A List of Uncommon Alternative Medical Practices
Uncommon Alternative Healing List
CAM, or Complementary and Alternative Medicine is becoming more popular in the U.S. As we seek less invasive and toxin-free medical care, many new healing therapies are being introduced. Some work independently and some are now used in conjunction with other medical practices.
On the list below is "Humor Therapy" and a familiar case showing success. The U.S. medical profession still does not advocate the use of laughter - however, the price is right - free! It is worth listing.
Unlike TCM (Traditional Chinese Medicine), which is thousands of years old, these practices are relatively new but many have similar philosophies and are often based on the ancient therapies.
Following is list of 11 therapies with a brief description/and a separate list with titles only - for your information.
Watsu: Also known as water therapy. This early form of aquatic body work combines muscle stretching , dance, massage and shiatsu - all done in a pool of warm water. Working in a warm water environment helps relieve muscle tension, joint compression, and allows a free fluid movement that would not be possible without the use of warm water.
Raindrop Technique: The techniques combines aromatherapy, reflexology, and massage. It is an 8-step process inspired by the Lakota First People. The aromatic oils are dropped onto the body from a height of 6 inches and then massaged into the back muscles. Oils are also used to perform reflexology on the feet.
Forgiveness Therapy (FT): In 1997, research done at the University of Wisconsin showed that forgiveness could be taught and yield positive results. This therapy has been shown to be beneficial in the treatment of addictions.
Bioresonance Therapy (BRT): BRT uses the body's own electromagnetic frequencies to locate and then eliminate health problems. Using a BRT machine, healthy and unhealthy energies are measured in response to food, bacteria and toxins. The BRT machine is used around the world by dentists, doctors, and veterinarians.
Manual Lymphatic Drainage (MLD) aka Lymph Drainage Therapy (LDT): Created in the early 1930s by a Danish doctor, this therapy involves a series of massaging motions to help relieve chronic sinus congestion and immune disorders. It is also used to manage lymphedema (swelling of arms and legs due to lymphatic fluid accumulation).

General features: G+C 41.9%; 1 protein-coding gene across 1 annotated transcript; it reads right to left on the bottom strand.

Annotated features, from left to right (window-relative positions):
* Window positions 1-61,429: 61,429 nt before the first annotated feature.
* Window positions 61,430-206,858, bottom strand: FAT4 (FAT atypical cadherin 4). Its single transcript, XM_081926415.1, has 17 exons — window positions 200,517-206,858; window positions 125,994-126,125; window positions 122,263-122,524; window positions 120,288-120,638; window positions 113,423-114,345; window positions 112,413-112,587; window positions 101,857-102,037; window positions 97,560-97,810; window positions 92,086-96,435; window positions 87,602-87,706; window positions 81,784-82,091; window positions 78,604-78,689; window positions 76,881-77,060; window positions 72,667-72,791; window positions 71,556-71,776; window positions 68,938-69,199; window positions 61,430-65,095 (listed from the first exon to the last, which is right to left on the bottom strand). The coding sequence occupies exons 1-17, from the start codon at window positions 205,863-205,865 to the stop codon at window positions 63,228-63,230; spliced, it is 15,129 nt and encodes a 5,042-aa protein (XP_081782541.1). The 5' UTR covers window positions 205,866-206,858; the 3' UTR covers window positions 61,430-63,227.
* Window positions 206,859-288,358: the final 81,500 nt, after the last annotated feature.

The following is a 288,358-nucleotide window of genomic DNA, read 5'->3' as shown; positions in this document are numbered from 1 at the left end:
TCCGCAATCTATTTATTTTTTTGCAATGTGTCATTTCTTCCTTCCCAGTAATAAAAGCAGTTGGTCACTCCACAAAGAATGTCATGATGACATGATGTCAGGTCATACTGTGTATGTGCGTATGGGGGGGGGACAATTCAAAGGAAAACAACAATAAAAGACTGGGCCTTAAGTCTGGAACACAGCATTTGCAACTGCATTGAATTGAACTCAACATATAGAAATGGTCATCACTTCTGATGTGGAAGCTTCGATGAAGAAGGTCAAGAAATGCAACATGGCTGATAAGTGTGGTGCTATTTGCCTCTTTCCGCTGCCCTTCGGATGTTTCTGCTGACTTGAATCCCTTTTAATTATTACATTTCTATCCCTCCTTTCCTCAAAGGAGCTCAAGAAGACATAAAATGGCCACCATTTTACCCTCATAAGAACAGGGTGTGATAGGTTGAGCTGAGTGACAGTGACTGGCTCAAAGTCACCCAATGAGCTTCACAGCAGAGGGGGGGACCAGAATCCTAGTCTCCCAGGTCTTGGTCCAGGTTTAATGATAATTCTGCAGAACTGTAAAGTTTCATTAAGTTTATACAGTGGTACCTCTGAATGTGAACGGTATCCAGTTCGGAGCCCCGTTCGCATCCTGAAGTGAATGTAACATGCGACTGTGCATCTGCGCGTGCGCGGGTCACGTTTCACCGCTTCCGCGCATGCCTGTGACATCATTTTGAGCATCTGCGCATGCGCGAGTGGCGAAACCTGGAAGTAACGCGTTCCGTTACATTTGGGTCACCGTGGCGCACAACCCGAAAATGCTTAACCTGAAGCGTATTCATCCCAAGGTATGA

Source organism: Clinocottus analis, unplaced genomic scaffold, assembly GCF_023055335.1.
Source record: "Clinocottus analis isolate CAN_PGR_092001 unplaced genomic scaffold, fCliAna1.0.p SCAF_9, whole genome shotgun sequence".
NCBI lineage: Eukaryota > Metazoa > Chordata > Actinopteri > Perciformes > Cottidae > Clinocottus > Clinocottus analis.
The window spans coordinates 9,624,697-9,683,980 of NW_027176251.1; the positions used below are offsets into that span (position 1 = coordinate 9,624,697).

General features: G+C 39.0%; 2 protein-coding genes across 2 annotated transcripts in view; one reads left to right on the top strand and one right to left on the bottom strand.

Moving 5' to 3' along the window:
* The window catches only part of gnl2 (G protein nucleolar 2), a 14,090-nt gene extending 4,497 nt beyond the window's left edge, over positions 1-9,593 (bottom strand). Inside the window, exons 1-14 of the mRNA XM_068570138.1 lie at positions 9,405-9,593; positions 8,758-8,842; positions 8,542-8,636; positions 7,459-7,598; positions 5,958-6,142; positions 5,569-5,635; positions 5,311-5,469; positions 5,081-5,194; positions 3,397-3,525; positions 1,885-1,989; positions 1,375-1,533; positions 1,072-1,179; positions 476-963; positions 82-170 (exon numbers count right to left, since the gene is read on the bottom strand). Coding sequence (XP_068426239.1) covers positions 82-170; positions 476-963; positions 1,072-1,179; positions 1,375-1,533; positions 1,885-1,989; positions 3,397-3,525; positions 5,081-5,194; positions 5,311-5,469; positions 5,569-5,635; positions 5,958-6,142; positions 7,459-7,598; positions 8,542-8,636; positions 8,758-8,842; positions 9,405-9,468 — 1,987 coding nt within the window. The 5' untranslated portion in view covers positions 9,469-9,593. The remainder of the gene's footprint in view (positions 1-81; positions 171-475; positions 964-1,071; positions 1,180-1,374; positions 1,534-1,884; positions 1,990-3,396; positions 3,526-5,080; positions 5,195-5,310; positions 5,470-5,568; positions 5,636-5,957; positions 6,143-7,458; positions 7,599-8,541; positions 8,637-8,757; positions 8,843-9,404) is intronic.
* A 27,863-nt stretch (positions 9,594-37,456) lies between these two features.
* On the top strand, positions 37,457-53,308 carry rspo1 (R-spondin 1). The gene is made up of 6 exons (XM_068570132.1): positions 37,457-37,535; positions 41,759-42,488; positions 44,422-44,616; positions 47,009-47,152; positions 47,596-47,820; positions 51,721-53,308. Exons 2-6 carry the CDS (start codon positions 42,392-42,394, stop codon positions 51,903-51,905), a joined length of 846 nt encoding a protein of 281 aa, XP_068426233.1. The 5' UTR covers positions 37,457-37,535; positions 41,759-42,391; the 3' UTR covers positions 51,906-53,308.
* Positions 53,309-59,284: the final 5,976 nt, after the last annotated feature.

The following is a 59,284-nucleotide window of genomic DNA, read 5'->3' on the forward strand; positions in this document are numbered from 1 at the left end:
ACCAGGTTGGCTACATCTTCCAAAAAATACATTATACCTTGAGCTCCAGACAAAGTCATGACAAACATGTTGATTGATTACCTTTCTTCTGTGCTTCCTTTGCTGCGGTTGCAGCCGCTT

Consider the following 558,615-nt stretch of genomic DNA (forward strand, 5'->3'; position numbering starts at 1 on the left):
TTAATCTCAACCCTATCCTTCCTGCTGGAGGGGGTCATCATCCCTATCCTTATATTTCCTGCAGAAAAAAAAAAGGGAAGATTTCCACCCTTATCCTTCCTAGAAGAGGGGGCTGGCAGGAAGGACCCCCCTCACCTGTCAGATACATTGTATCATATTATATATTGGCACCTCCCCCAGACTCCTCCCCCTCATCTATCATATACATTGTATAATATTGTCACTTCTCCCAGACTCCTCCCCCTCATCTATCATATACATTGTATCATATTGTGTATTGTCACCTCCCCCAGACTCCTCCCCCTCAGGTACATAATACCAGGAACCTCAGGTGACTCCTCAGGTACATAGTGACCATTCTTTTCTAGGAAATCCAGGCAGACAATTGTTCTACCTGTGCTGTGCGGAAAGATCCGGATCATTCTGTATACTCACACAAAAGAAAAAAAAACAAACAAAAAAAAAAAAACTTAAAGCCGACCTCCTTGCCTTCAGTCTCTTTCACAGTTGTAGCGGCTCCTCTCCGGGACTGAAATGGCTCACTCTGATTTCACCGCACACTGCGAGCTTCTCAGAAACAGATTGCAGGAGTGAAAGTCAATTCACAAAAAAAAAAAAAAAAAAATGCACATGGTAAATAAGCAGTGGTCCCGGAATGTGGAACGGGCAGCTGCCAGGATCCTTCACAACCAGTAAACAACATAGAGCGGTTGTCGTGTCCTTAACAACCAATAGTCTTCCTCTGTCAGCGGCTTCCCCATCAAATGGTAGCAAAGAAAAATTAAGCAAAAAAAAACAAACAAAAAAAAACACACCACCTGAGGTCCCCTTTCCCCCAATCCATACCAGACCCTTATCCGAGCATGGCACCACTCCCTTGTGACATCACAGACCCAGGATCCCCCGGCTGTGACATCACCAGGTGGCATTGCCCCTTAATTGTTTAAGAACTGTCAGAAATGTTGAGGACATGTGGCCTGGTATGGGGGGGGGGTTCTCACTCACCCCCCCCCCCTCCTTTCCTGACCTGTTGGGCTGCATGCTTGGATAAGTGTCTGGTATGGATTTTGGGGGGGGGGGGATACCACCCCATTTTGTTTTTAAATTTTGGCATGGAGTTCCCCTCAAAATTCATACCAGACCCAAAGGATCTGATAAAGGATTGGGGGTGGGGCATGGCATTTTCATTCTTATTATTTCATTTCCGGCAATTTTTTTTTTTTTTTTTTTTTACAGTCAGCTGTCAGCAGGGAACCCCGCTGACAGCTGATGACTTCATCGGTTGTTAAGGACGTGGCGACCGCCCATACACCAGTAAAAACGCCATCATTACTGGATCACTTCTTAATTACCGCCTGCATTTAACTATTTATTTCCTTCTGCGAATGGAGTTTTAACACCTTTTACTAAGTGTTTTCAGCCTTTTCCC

Humor Therapy:" "Laughter is the best medicine" - and research has shown this to be true. In addition to being an affordable therapy, it is considered a type of Psychoneuroimmunology. The New England Journal of Medicine published the Norman Cousins case study in 1979 where Cousins designed his own therapy to treat ankylosing spondylitis. Cousins found that 15 minutes of laughter could bring him 2 hours of pain-free sleep. Laughter is known to reduce blood pressure, strengthen the immune system, reduce stress hormones, and release the body's natural pain killers - endorphins.
Korean Chi Therapy: This therapy is based on traditional Chinese medicine, but instead of using needles, the therapy is done with sound energy. Using the 360 energy channels in the body, Korean Chi Therapy recognizes when energy flow is restricted - resulting in illness. Generally, the practitioner's fingertips move above the body but slight fingertip pressure may also be used.
Korean Hand Therapy (KHT): Uses acupuncture but only in the hand, to treat the whole body. For those afraid of needles other options are available (see detailed link below)
Vega Test Method (VRT): VRT is also based on the principal of acupuncture but uses a machine to measure changes in skin conductivity. In VRT, the patient holds a device in one hand while a probe is placed on acupuncture points.
Therapeutic Eurythmy (THE): Often used to treat children with ADD or ADHD. It uses the principle of Eurythmy (harmonious rhythm). It is known as the 'art of visible speech and song' because it provides a physical element to the sounds of speech and music. In 1919, students in Germany were taught music, poetry and academic subjects using Eurythmy which showed improvements in coordination, and a sense of well-being.
Polarity Therapy: This therapy uses other energy-based processes. These include the ying-yang therapies of TCM (Traditional Chinese Medicine), and the Three Principles and Five Chakras of Ayurvedic Medicine. To measure a client's energy, the practitioner uses palpitation, observation, and interview. Polarity touch can have a variety of intensity levels. The therapy is designed to decrease a client's fixation on negative people, things, and events which reduces ones flexibility, and ability to forgive.
For Your Information - More Therapies listed by title only:
EMDR (Eye Movement Desensitization and Reprocessing)
Auditory Intervention Technique (AIT)
Autogenics Training (AT)
Tapas Acupressure Technique (TAT)
See links below for more healing information (See newly added link to: 10 More Uncommon Alternative Medical Practices)
More Information About Healing Practices
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